Gender data is moving forward — with a new set of challenges

Big data typically fails to capture accurate demographics, as an estimated 200 million fewer women than men are online. Photo by: UN Women / Emad Karim / CC BY-NC-ND

NEW YORK — Gender-sensitive big data is ready to integrate with more traditional datasets that could help track progress on the Sustainable Development Goals, new research released by technical and advocacy platform Data2X shows. But this step forward comes with its own unique challenges of participation and governance, according to data experts.

As the collection of inclusive data has progressed since the launch of the SDGs in 2013, the issue has become more nuanced, going far beyond addressing gender data gaps, according to Eleanor Carey, senior technical manager at Data2X.

“You have got to be able to push for accountability because data is not going to do it on its own.”

— Sunita Kishor, director, the Demographic and Health Surveys Program

Governance, access, and privacy were three concerns voiced repeatedly during Data2X’s Tuesday event, which saw the launch of its new report. The all-day event drew members of the private sector, including Facebook and Vodafone, as well as representatives from academia, nonprofits, United Nations agencies, and major philanthropies such as the Bill & Melinda Gates Foundation.

“A few years ago, the conversation was: What data is there? Nobody really knew what data is available and what it could be used for. Now, the conversation is a little bit more about knowing what is available and how to access it,” Carey told Devex on the sidelines of the event.

Available government data is often out-of-date and not disaggregated by sex and other identifying factors. Big data also typically fails to capture accurate demographics, as an estimated 200 million fewer women than men are online.

The result is a data picture that is not representative of the voices and needs of women, girls, and others who are not officially counted.

The Data2X report offers major takeaways from 10 different studies that were funded by the data partnership. Overall findings from the studies show that big data — or very large datasets that can be collected, for example, from mobile phone data — offers unique insight on women and girls, and it can be scaled to integrate with traditional datasets, such as household surveys. But there is a need to identify and correct bias in big datasets as well as to protect the privacy of women and girls, according to Data2X.

One new study by researchers at the World Bank and Brown University shows that while women in Delhi perform better than men on high school exams, women choose poorer-quality colleges in the city. Women also spend more time on public transportation and accept longer commutes to travel safe routes across India’s capital. The researchers used a combination of student surveys, Google Maps data, and crowdsourced information from mobile applications to produce their results.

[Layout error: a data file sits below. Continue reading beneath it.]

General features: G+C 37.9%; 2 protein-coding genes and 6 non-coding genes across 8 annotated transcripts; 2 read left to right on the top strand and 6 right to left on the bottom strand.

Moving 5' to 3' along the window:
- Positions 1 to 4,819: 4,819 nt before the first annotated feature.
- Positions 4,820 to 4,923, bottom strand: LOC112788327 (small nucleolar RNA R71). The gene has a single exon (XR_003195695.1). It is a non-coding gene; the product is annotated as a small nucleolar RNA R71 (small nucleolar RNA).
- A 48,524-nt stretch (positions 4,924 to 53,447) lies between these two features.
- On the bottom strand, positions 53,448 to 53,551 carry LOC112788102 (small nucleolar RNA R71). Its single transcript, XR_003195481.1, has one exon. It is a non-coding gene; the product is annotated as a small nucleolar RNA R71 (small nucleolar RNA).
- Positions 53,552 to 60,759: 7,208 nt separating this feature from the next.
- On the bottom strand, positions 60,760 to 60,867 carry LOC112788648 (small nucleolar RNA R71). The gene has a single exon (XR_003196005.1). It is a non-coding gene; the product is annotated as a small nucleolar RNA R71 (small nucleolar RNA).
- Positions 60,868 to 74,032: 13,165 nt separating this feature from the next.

The Stockholm-based Flowminder Foundation, meanwhile, used government health survey data, geospatial information from open-source platforms, and mobile SIM card databases to develop sex-disaggregated maps on women’s engagement in agriculture livelihoods across the country. One complicating issue in identifying phone usage — and mapping gender-specific trends — is that families routinely share SIM cards.

Governance is one key factor in moving data collection and analysis forward, according to Mayra Buvinic, senior fellow at Data2X.

“We have a lot of data gaps, but increasingly we have a lot of data. ‘Are there effective policies?’ is another question,” Buvinic said during the event.

Open data sources offer one answer on how to use data to encourage policy change, according to Sunita Kishor, director of the Demographic and Health Surveys Program, a USAID-backed initiative that provides technical assistance on demographic and health surveys in over 90 countries. Increasingly, the DHS Program is complementing traditional datasets with big data sources, Kishor said.

“There is a lot of data that is actionable. How do we teach and encourage people to use the data that is out there?” Kishor said during the event. “You have got to be able to push for accountability because data is not going to do it on its own.”

But there are privacy and safety issues, especially for women and girls, when it comes to open data, according to multiple speakers, including Alex Pentland, professor of media arts and sciences at the Massachusetts Institute of Technology. Backlash to privacy concerns around big data, in particular, is likely to escalate, he said. It’s key that people — especially women — are in control of their own personal data.

It’s also a question of how to best utilize big data, according to Carey, and recognizing that it is not an automatic fix to data-collection gaps.

“It’s not thinking that big data will solve every problem, but thinking really smartly about where it can be brought to scale, or, for instance, where it is not that helpful,” Carey said. “Now there is a feeling that we pretty much know what works. We know that there are good applications we should be using, so how do we really scale it? How do we build collaborative models that can help us do this?”

About the author

  • Amy Lieberman

    Amy Lieberman is the U.N. Correspondent for Devex. She covers the United Nations and reports on global development and politics. Amy previously worked as a freelance reporter, covering the environment, human rights, immigration, and health across the U.S. and in more than 10 countries, including Colombia, Mexico, Nepal, and Cambodia. Her coverage has appeared in the Guardian, the Atlantic, Slate, and the Los Angeles Times. A native New Yorker, Amy received her master’s degree in politics and government from Columbia’s School of Journalism.